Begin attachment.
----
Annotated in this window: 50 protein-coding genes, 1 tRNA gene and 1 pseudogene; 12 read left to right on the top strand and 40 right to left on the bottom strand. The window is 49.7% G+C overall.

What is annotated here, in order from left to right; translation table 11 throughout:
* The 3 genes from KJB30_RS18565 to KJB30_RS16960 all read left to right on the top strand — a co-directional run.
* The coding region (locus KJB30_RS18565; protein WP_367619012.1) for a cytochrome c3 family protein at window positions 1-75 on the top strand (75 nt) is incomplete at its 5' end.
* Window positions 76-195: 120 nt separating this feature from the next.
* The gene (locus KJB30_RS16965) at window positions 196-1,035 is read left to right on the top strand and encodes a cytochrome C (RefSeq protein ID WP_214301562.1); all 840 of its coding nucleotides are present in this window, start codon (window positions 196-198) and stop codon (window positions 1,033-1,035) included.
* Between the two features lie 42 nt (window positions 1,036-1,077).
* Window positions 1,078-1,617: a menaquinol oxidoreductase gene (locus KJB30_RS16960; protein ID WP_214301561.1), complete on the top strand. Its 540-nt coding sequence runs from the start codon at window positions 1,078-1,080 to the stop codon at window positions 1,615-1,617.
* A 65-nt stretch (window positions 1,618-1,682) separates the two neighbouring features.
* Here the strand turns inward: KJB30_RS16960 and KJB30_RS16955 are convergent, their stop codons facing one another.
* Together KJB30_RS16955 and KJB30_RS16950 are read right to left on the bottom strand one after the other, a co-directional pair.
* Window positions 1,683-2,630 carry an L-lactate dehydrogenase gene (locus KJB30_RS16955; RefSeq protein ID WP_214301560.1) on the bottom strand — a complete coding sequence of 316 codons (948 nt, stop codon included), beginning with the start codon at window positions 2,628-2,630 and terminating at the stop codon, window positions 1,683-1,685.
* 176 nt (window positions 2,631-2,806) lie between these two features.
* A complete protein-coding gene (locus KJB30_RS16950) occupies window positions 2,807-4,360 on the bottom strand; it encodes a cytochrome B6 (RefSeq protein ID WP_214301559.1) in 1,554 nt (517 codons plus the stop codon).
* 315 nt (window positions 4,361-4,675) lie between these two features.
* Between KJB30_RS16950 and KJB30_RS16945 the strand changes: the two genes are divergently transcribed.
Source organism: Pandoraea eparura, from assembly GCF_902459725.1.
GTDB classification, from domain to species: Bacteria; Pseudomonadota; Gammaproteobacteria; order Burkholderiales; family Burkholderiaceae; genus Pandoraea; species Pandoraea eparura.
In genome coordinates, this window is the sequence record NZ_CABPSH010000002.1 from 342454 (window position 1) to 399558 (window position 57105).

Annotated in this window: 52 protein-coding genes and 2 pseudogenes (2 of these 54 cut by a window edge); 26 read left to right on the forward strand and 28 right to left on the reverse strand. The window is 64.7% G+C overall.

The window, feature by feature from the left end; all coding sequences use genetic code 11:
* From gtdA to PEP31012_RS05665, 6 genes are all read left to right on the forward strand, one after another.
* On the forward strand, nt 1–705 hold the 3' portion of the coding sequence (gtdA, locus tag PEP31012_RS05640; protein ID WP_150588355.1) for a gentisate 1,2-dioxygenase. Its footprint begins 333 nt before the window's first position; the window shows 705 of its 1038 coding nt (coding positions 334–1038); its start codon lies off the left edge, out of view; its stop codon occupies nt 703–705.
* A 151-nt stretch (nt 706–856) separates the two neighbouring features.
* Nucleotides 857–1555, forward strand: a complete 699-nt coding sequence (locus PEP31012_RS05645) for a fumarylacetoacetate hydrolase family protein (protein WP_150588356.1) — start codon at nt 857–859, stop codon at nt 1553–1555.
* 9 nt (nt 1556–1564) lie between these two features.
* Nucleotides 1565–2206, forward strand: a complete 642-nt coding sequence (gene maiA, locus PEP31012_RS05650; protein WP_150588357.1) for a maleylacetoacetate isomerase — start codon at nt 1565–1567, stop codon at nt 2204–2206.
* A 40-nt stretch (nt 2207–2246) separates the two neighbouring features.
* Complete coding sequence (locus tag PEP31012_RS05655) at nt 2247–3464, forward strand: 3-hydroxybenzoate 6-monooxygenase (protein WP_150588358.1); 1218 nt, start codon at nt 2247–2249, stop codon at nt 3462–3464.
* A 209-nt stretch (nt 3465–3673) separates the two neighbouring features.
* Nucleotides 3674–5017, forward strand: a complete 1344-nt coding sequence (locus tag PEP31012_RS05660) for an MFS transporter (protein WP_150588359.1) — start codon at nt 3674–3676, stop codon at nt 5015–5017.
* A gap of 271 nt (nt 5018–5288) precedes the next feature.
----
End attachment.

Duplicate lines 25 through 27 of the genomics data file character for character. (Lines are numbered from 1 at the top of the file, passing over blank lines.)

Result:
* Nucleotides 857–1555, forward strand: a complete 699-nt coding sequence (locus PEP31012_RS05645) for a fumarylacetoacetate hydrolase family protein (protein WP_150588356.1) — start codon at nt 857–859, stop codon at nt 1553–1555.
* 9 nt (nt 1556–1564) lie between these two features.
* Nucleotides 1565–2206, forward strand: a complete 642-nt coding sequence (gene maiA, locus PEP31012_RS05650; protein WP_150588357.1) for a maleylacetoacetate isomerase — start codon at nt 1565–1567, stop codon at nt 2204–2206.